Tomorrow can I be Beyoncé? Think about it. I’m going to go to sleep now.
As Este then sagely puts it, “I think the cool thing about music nowadays is that there aren’t really any genres and I think people have kind of stopped trying to reinvent the wheel and it’s just about a good song and not necessarily about a genre. I think that’s what we find exciting about music is just really fun, rhythmic music. That’s kind of I think the overarching theme for us is just rhythm I mean, I don’t know if you saw our set but we like to bang a drum now and again. We really enjoy rhythm. So I think that’s kind of the basis for us is just really good – like this [Tether’s muffled sensual synth solo plays in the distance], this gets us going. We love CHVRCHES. They’re really great. Comparisons comschmarisons. It’s really about a good song and how it sounds sonically for us.”
On the possibility of rapping on their next record, HAIM was perfectly content with being signed by Roc Nation alongside receiving support and e-mails from Jay-Z himself. “At this point I just wanna be on a first syllable basis with him and be like, “Yo whaddup Jay?” That’s my dream right now and then I’ll drop the verse. “Jay, verse?” two syllables. And then maybe we’ll move to three and we’ll see where that goes,” gushed Alana.
Evidenced by Laneway’s line-up (or to Este, “Lilith Fair 2014”) that possessed a strong female presence including the Grammy-winning Lorde and the omnipresence of the Beyhive, the band felt that “it is a really amazing time to be a lady in music” with the hope that it remains that way. In between Danielle’s repeated attempts to sort out her sisters’ locks that got in the way of their sunglasses, it was apparent that the band was indeed a “wolf pack” that might prove “hard to mess with” so (partly influenced by the week’s episode of Parks and Recreation) I decided to ask whether HAIM kept family matters and work-related responsibilities separate.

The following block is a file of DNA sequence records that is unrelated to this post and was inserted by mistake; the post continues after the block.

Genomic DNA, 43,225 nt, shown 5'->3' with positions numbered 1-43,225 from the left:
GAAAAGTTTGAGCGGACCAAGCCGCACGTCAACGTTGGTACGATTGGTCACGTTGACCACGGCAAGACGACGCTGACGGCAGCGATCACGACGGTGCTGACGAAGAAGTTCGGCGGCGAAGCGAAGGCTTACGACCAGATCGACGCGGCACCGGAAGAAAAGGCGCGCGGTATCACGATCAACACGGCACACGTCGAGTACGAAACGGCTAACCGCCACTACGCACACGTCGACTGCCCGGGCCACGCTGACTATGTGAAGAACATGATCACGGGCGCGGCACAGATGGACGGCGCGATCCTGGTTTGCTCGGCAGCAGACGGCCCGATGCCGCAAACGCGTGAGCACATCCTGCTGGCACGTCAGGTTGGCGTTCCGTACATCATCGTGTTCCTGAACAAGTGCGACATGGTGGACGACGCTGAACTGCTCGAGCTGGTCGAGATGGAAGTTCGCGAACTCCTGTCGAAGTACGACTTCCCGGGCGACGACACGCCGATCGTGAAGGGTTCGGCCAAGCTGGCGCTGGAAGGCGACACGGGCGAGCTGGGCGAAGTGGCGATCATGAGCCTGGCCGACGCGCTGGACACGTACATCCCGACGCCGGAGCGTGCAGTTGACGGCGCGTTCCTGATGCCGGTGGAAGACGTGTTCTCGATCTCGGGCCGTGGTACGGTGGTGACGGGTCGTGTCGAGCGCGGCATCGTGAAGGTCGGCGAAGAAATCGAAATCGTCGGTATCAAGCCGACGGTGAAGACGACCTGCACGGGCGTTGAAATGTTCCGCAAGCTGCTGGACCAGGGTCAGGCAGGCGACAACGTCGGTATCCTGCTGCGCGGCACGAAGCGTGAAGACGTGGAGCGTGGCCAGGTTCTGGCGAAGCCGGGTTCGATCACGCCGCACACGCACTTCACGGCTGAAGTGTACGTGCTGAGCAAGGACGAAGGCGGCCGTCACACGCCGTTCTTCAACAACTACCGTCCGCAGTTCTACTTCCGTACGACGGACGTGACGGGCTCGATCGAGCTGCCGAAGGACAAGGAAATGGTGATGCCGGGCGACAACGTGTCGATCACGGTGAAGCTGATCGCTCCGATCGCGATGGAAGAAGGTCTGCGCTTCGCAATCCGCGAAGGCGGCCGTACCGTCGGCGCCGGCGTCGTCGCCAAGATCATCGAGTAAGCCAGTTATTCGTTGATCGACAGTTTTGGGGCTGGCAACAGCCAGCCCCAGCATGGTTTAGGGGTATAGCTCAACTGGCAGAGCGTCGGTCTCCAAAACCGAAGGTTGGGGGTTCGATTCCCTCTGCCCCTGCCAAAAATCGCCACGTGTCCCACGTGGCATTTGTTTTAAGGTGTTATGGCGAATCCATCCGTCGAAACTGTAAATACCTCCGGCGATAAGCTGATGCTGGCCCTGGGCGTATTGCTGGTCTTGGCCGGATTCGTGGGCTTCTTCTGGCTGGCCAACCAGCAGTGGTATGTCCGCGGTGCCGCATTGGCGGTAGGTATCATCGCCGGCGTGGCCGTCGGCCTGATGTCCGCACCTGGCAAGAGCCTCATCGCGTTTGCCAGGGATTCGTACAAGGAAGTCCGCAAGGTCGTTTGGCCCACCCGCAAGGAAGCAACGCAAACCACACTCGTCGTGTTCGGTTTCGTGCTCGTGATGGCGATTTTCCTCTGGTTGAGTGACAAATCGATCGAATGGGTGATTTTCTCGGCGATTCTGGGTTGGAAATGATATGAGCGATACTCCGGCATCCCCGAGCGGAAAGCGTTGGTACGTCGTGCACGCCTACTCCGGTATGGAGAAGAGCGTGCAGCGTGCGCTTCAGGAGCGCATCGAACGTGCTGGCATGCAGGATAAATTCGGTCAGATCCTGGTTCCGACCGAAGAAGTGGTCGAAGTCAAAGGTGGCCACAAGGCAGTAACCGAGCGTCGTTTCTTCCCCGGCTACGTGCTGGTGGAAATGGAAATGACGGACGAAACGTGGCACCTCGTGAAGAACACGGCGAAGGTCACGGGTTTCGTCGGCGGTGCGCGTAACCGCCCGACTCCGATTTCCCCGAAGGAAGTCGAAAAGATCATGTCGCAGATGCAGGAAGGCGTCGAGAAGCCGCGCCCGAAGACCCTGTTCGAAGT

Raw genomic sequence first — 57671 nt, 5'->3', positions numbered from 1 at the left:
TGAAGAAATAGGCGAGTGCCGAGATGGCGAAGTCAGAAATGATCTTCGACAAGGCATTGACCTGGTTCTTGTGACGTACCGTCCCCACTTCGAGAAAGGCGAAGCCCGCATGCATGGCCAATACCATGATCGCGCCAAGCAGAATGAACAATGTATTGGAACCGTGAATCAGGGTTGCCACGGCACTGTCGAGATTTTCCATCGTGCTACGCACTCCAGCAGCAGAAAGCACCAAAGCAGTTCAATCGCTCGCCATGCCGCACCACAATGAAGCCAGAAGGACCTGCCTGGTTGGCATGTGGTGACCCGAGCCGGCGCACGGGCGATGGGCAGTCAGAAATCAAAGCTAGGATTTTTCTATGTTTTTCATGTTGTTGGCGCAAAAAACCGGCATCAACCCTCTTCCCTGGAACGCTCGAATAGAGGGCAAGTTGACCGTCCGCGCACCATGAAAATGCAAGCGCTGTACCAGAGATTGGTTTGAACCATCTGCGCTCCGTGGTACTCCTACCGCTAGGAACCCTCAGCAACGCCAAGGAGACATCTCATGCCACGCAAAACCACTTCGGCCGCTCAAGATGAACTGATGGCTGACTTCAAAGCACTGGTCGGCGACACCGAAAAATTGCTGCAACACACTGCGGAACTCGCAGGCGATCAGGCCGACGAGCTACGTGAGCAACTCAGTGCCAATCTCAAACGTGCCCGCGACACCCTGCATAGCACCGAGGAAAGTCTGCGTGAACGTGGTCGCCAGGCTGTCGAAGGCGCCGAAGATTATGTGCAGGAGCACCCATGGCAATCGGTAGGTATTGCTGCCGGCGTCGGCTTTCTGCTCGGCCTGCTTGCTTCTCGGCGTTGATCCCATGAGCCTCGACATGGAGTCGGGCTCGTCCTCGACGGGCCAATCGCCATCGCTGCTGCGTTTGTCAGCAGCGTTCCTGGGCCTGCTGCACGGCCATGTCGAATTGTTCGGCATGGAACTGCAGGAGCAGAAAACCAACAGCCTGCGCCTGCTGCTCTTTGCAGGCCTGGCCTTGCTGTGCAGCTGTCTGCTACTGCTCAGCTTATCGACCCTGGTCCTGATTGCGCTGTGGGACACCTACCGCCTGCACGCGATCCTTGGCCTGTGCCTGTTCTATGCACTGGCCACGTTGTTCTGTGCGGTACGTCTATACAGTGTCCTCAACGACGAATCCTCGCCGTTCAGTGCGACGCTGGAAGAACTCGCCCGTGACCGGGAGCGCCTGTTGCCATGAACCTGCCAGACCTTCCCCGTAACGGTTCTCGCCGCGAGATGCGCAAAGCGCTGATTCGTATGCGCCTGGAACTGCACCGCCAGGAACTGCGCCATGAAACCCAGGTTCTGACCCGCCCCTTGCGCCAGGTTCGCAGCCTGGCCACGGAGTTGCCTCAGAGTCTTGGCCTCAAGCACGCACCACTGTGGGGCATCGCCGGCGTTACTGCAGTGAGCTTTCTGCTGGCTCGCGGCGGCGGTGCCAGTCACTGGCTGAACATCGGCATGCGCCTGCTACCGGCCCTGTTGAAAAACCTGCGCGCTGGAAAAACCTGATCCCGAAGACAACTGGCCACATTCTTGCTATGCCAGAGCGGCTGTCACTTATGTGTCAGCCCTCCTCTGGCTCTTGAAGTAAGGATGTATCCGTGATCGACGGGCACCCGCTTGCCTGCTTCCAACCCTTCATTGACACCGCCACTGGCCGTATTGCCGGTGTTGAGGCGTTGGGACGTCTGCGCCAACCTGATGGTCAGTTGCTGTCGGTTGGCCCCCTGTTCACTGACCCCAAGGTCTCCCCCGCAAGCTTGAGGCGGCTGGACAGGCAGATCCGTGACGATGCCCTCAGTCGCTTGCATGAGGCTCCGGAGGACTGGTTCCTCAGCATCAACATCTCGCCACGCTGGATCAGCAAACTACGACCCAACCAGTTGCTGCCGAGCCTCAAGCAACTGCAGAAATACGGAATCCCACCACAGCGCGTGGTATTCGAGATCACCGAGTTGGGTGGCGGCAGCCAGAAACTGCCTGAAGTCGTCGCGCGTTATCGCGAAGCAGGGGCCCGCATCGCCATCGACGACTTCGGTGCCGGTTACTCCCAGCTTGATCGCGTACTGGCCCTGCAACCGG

“Music in our family has just been one since basically birth. My parents loved playing music (despite not playing music professionally and having a day job) they really knew that music was a great output to get your emotions out and experience sound. They were really high on the arts, they loved the arts and so my mom would teach us little ditties on the guitar and my dad would put us on the drums when we were little. It was just the norm in our family. The only thing we don’t fight about is music. Everything else is like, “Why’d you wear my shoes? Why are you wearing my leather vest?” These are all quotes from Danielle Haim,” Alana explains.
Este continued, “We are a band that plays and writes music together but at the end of the day we’re sisters. When we’re back home or even when we’re on tour like we’re gonna leave right now and go grab dinner and discuss how amazing the CHVRCHES set was or how much fun Laneway was. It’s all the same thing to us – work, play, we’re family and we have a really good time together.”
Flaunting their well-versed prowess where sounds of the 1970’s are concerned, it was then that HAIM decides to burst into a seemingly unrehearsed rendition of the Sister Sledge hit, We Are Family, marking the end of their rather playful 15 minutes.
“Hopefully we’ll be back really soon. It would be really fun if we got invited back.” Este’s words, not mine.